<img class="alignnone size-full wp-image-6926" alt="solar India way forward" src="http://delhigreens.com/wp-content/uploads/2013/03/solar-India-way-forward.jpg" width="500" height="375" /> There is an unequivocal evidence of warming of Earth’s surface on global scale. The primary agent that has led to this warming is the monotonic increase in carbon dioxide during the past 100 years. The contribution of India to this increase in carbon dioxide is small (less than 5%). Hence any policy changes undertaken by India will not have much impact on global warming in the short term (i.e., decades). The path India adopts for generation of electricity will be crucial in the long term (i.e., century) efforts to reduce carbon dioxide by the global community. The impact of climate change on extreme weather events (heat waves, floods, droughts) in India is evident clearly. Regional climate change is not on account of increase in carbon dioxide alone. The large increase in aerosols and rapid urbanization in India have also contributed to regional climate change. India needs, however, to move away from the dependence on fossil fuels in order reduce local air pollution and to attain energy independence. India needs to adopt renewable energy technologies rapidly. This has become feasible on account of rapid decrease in prices of photo-voltaic cells and higher reliability achieved by these technologies in the last decade. Solar and wind energy systems show high promise. Solar technologies were considered impractical till recently since they require large land areas. The increase in efficiencies of solar energy systems and novel forms of deployment can overcome these limitations. With this as the background abstract, the Nehru Memorial Museum and Library (NMML) invites all interested to a Public Lecture on <strong>'How should India deal with climate change?</strong> by eminent Professor J. Srinivasan of the Indian Institute of Science (IISc) Bangalore. <strong>Date:</strong> 13th March, 2013 (Wednesday) <strong>Time:</strong> 3.00 pm <strong>Venue:</strong> Seminar Room, I Floor, Library Building, NMML, New Delhi <b>Prof. J. Srinivasan</b> received his B.Tech degree from Indian Institute of Technology, Madras and his Master’s degree from State University of New York. He has a Ph.D. from Stanford University and was a faculty in mechanical engineering in IIT, Kanpur from 1975-82. He joined the Indian Institute of Science in 1982. He is at present Chairman, Divecha Centre for Climate Change and Professor in Centre for Atmospheric and Oceanic Sciences. He was a Senior Resident Research Associate at NASA, Langley from 1993 to 1995. Prof. Srinivasan was lead author of the 2<sup>nd</sup> and 4<sup>th</sup> IPCC reports on Climate change and a review editor of 3<sup>rd</sup> IPCC report on Climate Change. He was the principal scientist of the Indo-French satellite mission <i>Megha-Tropiques</i> launched on 12<sup>th</sup> October 2011. He has published more than hundred research papers in thermal sciences, climate sciences and solar energy. <em>Image by <a href="http://www.flickr.com/photos/44221799@N08/" target="_blank">EFC</a> via Flickr (Creative Commons)</em>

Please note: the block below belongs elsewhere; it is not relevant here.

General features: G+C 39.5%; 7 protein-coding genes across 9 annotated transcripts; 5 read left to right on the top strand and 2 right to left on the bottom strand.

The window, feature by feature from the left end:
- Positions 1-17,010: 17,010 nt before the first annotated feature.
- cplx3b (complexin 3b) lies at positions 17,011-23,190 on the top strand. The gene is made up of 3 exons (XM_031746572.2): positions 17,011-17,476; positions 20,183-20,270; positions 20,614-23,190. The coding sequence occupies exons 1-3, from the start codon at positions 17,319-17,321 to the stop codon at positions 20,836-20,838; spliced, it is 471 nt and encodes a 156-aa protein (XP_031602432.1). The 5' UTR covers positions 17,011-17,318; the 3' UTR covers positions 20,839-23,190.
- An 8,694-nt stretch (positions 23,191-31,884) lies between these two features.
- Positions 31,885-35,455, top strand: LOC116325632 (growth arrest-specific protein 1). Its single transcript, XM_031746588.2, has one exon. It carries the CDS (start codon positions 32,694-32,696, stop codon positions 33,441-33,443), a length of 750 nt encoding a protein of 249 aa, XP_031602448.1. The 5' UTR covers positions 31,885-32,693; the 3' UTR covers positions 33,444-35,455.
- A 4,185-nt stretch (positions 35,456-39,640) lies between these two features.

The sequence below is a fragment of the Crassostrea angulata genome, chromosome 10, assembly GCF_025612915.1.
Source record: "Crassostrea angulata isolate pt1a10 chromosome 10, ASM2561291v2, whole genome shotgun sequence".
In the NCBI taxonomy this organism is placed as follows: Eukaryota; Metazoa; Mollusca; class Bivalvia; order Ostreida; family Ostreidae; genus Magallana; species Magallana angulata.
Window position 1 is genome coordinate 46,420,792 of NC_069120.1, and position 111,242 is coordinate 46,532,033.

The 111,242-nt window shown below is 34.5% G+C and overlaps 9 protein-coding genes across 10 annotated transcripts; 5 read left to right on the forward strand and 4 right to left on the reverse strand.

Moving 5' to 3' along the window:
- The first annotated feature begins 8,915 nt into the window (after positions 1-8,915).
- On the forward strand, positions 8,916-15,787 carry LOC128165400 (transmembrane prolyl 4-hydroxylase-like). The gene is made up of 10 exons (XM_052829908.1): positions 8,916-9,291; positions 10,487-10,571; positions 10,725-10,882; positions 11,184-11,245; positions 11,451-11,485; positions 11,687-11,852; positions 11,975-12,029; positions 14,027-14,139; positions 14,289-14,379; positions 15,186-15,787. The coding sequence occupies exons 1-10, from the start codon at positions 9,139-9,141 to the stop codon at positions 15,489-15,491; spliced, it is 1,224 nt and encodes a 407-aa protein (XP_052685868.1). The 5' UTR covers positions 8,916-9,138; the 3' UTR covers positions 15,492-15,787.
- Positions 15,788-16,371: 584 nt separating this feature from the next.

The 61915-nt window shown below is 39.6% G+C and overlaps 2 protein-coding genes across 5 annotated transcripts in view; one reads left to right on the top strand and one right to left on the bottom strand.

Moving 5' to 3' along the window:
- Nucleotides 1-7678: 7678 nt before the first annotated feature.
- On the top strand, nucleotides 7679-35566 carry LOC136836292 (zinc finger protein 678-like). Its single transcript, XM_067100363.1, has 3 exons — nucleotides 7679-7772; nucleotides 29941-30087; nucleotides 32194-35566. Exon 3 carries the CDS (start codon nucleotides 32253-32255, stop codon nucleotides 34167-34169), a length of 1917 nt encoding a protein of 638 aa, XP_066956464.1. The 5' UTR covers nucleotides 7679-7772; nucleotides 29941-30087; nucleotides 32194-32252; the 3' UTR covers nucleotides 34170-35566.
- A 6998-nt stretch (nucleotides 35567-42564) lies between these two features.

About 

Aastha Kukreti is Co-Founder of Delhi Greens organisation and Research Coordinator with the Delhi Greens Blog. She has a Master’s degree in Environment Management and her areas of expertise range from waste management, pollution ecology, green audits, ecofeminism, environmental equity and social justice.